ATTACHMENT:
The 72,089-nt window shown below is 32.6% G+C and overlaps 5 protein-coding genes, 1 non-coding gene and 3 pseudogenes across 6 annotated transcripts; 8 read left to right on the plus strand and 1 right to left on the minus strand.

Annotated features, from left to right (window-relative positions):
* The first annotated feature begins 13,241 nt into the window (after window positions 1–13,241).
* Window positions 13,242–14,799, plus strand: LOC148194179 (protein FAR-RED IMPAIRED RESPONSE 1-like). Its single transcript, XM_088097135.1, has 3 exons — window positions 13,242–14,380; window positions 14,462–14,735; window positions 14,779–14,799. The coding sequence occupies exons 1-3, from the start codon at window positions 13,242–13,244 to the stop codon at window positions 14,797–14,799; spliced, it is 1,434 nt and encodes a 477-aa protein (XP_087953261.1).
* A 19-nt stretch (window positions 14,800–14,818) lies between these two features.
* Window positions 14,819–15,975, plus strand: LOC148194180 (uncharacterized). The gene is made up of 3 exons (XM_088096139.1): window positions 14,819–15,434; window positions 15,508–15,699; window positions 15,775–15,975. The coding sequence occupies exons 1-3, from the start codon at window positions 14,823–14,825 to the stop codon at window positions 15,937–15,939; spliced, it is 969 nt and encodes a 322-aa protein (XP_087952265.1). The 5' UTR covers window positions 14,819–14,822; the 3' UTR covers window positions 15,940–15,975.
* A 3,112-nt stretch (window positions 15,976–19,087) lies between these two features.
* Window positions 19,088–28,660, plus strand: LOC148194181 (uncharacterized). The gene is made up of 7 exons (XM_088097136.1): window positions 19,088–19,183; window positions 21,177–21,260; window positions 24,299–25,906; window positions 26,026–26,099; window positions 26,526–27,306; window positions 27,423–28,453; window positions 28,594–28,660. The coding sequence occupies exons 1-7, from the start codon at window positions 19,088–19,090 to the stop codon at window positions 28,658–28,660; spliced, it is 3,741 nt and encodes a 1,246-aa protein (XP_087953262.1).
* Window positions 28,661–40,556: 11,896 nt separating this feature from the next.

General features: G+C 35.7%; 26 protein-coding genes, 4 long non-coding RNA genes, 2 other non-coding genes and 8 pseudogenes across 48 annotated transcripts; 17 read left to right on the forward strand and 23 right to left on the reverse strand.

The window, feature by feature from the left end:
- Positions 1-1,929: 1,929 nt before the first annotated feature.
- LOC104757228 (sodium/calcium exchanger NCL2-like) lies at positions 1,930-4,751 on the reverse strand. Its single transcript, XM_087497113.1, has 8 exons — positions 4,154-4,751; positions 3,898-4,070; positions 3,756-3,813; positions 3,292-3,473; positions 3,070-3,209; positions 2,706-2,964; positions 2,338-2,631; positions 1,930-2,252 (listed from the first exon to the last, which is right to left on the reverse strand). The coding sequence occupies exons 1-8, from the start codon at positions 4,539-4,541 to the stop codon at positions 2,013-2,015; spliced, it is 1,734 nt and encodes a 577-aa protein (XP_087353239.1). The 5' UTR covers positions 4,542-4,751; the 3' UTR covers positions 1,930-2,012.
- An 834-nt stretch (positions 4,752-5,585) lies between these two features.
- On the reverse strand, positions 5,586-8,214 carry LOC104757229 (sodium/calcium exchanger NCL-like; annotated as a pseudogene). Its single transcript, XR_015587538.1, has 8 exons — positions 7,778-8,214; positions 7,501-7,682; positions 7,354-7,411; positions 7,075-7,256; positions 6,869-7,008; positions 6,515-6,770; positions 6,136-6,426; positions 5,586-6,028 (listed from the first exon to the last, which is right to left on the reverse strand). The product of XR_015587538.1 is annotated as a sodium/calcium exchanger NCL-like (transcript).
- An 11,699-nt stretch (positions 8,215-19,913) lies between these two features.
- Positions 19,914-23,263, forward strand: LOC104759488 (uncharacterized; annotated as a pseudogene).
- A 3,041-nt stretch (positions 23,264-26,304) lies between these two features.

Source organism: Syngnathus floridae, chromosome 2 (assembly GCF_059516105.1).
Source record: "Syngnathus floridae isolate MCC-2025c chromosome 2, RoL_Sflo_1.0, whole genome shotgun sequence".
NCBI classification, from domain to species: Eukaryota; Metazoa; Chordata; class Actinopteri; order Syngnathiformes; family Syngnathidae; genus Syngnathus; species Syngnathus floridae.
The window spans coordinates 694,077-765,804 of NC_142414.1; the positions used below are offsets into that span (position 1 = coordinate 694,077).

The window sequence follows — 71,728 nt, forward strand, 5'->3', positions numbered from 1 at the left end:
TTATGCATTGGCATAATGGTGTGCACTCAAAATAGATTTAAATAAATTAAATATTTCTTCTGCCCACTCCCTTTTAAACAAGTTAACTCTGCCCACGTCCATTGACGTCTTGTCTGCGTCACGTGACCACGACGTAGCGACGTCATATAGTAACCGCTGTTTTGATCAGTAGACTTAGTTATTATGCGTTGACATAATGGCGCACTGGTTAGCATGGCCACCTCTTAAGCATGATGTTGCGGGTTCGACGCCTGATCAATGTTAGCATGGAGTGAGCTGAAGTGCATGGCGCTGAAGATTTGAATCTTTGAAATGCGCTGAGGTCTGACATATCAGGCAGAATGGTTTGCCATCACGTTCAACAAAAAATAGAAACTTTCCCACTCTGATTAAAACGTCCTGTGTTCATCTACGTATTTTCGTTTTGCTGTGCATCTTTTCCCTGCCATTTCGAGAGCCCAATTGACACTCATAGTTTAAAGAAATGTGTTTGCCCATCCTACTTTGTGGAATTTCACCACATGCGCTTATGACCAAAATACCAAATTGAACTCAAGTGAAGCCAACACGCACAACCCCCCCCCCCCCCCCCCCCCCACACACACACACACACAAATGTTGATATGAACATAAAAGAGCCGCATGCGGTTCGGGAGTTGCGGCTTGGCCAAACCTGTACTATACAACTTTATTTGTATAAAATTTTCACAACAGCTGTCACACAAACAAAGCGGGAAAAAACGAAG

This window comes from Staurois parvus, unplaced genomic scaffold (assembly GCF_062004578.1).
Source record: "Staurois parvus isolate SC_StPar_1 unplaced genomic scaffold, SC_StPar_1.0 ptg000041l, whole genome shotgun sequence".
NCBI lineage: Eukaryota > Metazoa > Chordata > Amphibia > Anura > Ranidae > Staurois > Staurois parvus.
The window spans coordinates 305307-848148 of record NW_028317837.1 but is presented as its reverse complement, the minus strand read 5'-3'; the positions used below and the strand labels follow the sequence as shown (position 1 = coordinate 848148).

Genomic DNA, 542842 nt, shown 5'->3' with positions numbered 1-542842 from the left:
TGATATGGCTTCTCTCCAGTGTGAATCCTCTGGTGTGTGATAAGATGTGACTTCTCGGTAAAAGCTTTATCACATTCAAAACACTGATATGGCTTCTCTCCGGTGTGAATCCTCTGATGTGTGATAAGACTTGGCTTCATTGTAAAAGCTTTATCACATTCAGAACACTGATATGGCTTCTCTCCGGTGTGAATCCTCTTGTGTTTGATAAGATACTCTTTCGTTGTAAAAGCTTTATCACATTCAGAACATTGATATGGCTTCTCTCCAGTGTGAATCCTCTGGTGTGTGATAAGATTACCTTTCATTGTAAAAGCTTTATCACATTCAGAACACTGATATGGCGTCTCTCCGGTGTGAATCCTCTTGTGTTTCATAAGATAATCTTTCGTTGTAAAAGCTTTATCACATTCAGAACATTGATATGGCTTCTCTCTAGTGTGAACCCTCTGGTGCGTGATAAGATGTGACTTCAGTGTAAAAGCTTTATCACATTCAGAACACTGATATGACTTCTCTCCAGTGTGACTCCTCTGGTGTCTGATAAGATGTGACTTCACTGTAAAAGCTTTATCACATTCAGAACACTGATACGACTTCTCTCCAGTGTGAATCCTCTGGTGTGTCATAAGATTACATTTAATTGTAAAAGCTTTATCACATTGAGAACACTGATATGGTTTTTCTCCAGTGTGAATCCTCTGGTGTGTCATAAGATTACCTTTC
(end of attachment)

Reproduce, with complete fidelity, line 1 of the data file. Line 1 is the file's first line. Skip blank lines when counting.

The 72,089-nt window shown below is 32.6% G+C and overlaps 5 protein-coding genes, 1 non-coding gene and 3 pseudogenes across 6 annotated transcripts; 8 read left to right on the plus strand and 1 right to left on the minus strand.